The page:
The Islamic State caliphate is dying a well-deserved death. This spring, Mosul in Iraq and Raqqa in what used to be Syria will fall. Across the summer, remaining outposts will be purged of the Islamist movement’s remnants. Isolated terror attacks will continue, but the physical caliphate will be erased.
And after ISIS itself, the biggest loser will be the United States.
Defeating ISIS is a worthy goal, but the rivalries of blood and faith that will poison the post-caliphate landscape are emerging. Turks alternately confront and accommodate Russia. Our most-effective combat partners, the Kurds, infuriate Turkey and worry local Arabs. Arab factions fight among themselves (as do the Kurds on occasion). Alphabet-soup minorities suffer and flee.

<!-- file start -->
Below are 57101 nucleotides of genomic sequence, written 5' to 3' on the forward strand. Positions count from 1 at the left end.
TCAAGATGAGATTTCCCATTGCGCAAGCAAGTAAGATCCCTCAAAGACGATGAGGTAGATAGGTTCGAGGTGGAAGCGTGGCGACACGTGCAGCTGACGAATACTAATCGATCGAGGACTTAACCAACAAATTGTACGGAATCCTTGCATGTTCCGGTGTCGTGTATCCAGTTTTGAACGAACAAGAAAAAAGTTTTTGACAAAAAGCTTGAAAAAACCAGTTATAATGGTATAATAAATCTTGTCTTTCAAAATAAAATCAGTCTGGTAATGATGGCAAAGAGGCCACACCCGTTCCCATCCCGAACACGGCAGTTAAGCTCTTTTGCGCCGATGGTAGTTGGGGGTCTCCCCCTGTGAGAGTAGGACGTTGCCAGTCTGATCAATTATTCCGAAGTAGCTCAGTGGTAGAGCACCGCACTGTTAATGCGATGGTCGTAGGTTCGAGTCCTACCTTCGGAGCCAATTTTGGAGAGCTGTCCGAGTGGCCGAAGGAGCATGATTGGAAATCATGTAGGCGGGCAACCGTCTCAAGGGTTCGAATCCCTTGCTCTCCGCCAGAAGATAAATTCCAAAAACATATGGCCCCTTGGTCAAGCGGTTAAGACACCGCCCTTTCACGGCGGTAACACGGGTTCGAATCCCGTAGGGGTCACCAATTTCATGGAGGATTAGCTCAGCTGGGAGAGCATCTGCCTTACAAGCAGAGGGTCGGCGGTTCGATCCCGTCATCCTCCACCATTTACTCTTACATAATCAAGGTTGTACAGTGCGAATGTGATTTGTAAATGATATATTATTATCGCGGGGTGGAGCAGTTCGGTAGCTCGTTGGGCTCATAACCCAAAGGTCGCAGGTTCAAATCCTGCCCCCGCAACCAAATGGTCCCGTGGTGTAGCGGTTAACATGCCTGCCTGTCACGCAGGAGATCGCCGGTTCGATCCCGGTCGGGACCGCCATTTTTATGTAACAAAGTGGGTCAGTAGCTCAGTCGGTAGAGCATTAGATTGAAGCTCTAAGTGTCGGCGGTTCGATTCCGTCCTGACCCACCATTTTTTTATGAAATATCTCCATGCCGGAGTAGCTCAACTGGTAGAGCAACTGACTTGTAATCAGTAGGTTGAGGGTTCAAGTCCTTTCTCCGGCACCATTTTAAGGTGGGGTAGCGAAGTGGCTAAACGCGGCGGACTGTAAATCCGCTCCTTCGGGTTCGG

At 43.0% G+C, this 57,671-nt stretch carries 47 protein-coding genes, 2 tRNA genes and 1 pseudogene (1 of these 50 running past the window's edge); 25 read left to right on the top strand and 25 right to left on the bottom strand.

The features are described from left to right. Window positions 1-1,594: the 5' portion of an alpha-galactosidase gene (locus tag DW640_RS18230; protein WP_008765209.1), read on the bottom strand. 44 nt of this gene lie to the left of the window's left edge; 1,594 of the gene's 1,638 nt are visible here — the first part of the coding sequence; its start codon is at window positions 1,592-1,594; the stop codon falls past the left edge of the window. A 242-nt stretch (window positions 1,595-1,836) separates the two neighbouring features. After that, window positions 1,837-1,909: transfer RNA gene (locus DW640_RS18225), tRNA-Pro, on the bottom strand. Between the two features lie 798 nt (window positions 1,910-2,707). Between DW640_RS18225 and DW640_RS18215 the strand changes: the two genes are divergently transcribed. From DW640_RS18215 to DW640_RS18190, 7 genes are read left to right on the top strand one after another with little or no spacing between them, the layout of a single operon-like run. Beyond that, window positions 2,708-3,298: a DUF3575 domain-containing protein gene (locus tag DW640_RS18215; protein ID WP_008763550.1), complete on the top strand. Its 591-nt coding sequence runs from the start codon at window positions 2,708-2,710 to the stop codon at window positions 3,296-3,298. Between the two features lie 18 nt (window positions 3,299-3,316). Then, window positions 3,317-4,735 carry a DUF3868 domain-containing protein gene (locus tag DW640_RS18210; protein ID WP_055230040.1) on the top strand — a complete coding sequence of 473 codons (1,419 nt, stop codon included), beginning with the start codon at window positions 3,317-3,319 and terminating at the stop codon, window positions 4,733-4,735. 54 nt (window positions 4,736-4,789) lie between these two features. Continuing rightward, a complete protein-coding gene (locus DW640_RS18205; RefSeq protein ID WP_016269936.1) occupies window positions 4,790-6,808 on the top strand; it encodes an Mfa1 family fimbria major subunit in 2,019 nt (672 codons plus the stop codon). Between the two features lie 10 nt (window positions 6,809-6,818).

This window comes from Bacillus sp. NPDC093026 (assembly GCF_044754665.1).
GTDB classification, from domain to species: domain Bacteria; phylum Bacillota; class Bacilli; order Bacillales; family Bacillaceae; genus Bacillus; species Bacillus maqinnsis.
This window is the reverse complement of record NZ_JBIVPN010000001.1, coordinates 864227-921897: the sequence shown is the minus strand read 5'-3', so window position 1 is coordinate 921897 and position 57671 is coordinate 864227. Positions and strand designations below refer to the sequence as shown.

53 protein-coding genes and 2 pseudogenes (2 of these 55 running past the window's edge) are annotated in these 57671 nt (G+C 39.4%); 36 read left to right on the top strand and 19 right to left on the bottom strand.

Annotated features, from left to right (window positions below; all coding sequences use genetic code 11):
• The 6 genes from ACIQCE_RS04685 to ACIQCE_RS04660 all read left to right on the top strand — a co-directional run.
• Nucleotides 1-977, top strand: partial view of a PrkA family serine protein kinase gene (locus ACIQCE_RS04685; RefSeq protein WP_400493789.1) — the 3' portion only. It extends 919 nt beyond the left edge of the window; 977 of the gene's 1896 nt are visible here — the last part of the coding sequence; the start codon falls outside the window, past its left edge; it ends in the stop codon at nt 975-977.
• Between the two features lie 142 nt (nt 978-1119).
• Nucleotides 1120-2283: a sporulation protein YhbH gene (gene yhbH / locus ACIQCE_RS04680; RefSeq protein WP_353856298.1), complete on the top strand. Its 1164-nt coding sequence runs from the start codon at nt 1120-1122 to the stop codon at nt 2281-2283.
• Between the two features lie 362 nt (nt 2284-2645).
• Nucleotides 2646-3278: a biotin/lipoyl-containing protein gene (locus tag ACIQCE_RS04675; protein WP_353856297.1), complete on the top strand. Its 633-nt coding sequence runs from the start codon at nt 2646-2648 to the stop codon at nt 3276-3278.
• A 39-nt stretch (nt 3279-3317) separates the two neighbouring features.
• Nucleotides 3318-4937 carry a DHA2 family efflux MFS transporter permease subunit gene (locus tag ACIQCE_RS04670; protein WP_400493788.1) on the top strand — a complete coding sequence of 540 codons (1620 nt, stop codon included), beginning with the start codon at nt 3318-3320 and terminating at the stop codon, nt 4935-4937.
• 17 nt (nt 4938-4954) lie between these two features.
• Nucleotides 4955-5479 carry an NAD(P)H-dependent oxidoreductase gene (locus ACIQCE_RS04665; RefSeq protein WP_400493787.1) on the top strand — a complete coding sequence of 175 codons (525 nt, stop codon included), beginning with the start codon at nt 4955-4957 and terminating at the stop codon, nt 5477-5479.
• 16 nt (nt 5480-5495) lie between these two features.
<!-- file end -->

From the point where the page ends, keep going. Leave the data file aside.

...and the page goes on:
Russians kill and watch. Iranians kill and wait. Their client, Syrian leader Bashar al-Assad, has amassed a tally of war crimes that makes his survival “unthinkable.” Yet he’s likely to retain power.
With ISIS defeated, we won’t be needed. We’ll be shown the door — except, of course, for aid money.
Uneasy coalitions will collapse. Iran — a k a Persia — will have a client state on the Mediterranean for the first time since the Classical Age. Turkey’s Islamist strongman, President Recep Tayyip Erdogan, dreams madly of a renewed Ottoman empire (which no Arab desires). And Vladimir Putin is set to reap a huge return on a minimal investment. READ MORE